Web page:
The Best Online Music-Learning Games for Children

Published: December 6, 2017 - 9:00am EST

Child playing a keyboard

If you want to help your children learn music, but don’t have the skills yourself, one of the best ways to teach them is through music-teaching games. And there’s good news: you can find tons of them online – for free! We’ve broken down the best music games out there to help your children learn to play and understand music, so you can choose the one that’s right for you.

This article can also help you if you’re a music teacher looking for fun, creative, interactive, online games to help your students learn music. All of these resources can be accessed with a computer or tablet in the classroom, and some can even be taken home and worked on further by your students. Be sure to check them all out to see which games would fit in best in your musical classroom.

7 music learning games websites for beginners and kids

1. Common Sense Media

Common Sense Media website

This website is an amazing online resource for how to keep children safe on the Internet and in relation to child-targeted marketing. But we’ve also put it at the top of our list because they’ve created their own list of the best music apps for children on the market right now. You can find anything from sing-along music toys to music-based quizzes to piano practice apps and more. The apps are also sorted by age and their user star-rating, so you’re bound to find one of out their 50+ suggestions that suits your child’s interests and abilities.

Why it’s great: Includes games that can be played by children 2-3 years old.
Recommended Ages: 3-14

Common Sense Media button

 

2. PBS Kids

PBS Kids website

Brought to you by PBS Kids, this website has over 50 music-related games that can help your child learn music – and have fun doing it! They can learn different instrument sounds, how to create music in different styles, and the music and lyrics to their favorite PBS shows (like Arthur or Sesame Street). Children can choose from learning in genres such as country, jazz, rock, salsa, reggae, classical, and many more, as well as specific instruments, as there are some wonderful games to learn instruments. The games are also very visual and well-produced, occasionally containing characters that your child would recognize (such as Grover from Sesame Street or Curious George).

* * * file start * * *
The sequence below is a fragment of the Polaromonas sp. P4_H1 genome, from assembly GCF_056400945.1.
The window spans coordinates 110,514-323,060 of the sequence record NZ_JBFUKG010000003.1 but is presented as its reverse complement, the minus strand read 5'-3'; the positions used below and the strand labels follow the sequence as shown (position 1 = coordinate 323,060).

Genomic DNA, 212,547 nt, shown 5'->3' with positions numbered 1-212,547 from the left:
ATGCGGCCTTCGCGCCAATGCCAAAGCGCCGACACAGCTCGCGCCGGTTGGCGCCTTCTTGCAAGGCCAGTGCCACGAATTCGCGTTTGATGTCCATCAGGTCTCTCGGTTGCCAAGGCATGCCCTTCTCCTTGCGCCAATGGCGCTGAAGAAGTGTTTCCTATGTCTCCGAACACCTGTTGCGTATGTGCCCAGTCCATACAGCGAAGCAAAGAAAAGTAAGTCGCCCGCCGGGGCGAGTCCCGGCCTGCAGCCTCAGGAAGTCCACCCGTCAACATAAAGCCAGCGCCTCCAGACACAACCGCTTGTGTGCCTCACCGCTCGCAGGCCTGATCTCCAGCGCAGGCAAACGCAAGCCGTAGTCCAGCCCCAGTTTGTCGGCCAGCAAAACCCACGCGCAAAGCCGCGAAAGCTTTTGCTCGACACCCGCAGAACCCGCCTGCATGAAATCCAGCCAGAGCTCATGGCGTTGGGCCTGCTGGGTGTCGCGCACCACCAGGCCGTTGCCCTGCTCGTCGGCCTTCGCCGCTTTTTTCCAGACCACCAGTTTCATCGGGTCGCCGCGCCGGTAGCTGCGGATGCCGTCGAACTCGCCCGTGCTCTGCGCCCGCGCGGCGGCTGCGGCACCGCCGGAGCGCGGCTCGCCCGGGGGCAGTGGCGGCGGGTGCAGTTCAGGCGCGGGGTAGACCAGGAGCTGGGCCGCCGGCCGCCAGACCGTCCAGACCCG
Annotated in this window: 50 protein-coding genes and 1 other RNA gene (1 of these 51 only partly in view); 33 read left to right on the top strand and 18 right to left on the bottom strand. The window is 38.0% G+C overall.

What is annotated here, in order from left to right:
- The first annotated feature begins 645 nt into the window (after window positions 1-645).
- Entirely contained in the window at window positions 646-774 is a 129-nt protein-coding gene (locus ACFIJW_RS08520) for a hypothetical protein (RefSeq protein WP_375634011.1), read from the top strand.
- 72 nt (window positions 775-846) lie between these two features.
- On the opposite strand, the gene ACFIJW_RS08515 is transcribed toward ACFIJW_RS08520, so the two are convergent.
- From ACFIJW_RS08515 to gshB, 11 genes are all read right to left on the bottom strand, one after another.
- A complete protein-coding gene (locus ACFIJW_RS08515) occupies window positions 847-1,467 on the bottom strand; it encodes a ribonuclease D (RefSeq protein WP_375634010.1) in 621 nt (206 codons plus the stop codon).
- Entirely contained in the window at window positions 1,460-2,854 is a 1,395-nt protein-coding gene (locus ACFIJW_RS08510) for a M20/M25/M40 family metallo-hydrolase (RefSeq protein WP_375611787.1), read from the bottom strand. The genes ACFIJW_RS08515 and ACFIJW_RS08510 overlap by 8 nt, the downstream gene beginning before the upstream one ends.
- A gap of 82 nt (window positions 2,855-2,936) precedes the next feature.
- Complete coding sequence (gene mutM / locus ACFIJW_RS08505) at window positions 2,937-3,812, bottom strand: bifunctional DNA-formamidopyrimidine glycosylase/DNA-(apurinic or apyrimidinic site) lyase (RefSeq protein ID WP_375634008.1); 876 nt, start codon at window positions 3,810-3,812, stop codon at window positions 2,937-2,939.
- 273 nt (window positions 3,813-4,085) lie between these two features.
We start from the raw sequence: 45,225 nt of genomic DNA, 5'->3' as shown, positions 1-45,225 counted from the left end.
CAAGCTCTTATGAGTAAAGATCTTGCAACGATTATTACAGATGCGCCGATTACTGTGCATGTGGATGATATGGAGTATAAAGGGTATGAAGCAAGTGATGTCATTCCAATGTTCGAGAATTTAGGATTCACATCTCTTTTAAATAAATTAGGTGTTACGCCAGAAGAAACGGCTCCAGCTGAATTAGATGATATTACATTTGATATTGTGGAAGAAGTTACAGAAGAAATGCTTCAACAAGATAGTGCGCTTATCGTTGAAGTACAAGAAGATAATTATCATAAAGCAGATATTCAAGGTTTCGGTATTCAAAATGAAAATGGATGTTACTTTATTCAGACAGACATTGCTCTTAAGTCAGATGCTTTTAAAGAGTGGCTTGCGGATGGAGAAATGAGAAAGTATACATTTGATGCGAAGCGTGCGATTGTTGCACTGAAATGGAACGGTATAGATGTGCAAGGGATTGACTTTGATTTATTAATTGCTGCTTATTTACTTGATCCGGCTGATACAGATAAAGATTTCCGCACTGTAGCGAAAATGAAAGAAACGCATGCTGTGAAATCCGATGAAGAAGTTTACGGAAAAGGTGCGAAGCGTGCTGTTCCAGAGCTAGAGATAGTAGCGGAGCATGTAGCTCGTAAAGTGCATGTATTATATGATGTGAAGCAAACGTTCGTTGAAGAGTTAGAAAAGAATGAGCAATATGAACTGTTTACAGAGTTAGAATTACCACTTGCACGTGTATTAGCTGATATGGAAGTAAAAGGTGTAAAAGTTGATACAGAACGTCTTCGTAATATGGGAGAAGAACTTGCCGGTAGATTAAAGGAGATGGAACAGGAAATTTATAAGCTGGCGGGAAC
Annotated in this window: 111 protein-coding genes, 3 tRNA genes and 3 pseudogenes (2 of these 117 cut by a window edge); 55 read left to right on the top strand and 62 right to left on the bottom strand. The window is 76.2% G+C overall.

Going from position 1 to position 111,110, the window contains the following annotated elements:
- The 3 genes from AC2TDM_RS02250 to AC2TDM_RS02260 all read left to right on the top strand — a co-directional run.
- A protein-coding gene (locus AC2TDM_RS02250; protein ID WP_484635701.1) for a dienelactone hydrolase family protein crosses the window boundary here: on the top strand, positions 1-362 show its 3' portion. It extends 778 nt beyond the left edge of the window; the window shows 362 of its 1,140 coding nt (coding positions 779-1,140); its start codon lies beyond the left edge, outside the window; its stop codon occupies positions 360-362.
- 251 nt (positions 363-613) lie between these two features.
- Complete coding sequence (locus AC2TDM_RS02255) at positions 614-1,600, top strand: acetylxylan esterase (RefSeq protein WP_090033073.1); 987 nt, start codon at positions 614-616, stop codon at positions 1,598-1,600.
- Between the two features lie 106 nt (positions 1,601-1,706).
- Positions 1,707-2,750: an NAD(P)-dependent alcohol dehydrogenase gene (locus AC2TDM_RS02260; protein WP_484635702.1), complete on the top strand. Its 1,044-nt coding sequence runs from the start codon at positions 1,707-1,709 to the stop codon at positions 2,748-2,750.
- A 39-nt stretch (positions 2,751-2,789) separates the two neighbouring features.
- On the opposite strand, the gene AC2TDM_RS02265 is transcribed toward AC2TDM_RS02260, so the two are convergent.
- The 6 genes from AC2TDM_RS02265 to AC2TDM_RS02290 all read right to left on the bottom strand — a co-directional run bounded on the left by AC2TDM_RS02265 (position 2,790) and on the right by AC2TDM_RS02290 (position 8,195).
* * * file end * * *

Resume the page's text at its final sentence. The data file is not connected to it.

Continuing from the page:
Why it’s great: Gives children the opportunity to make their own music in various styles.
Recommended Ages: 3-8

PBS Kids button

 

3. Tonic Tutor

Tonic Tutor website

Tonic Tutor has 40 simple online music games, each geared towards a different learning outcome but all directed towards helping your child learn music. Your child can choose to learn how to play chords, read music, recognize melodies, and much more. It's especially useful if you’re a music teacher, as you can even set up an account and add students to track their progress.

Why it’s great: Each game is different and uniquely presented, with themes including magnets, boxing, finger puppets, and ice cream.
Recommended Ages: 5-12

Tonic Tutor button

 

4. Teoria

Teoria website

Teoria is a great website if you’re interested in having your child or students learn music theory. This site has great music theory tutorials, references, articles, and – its best feature – music theory and ear training exercises. While many online music activities for children are aimed at very young children, this website is more formal, and so it's better suited for older children and beginner music students. The activities are still very visual and have a lot of sound components, so they are still great for younger learners.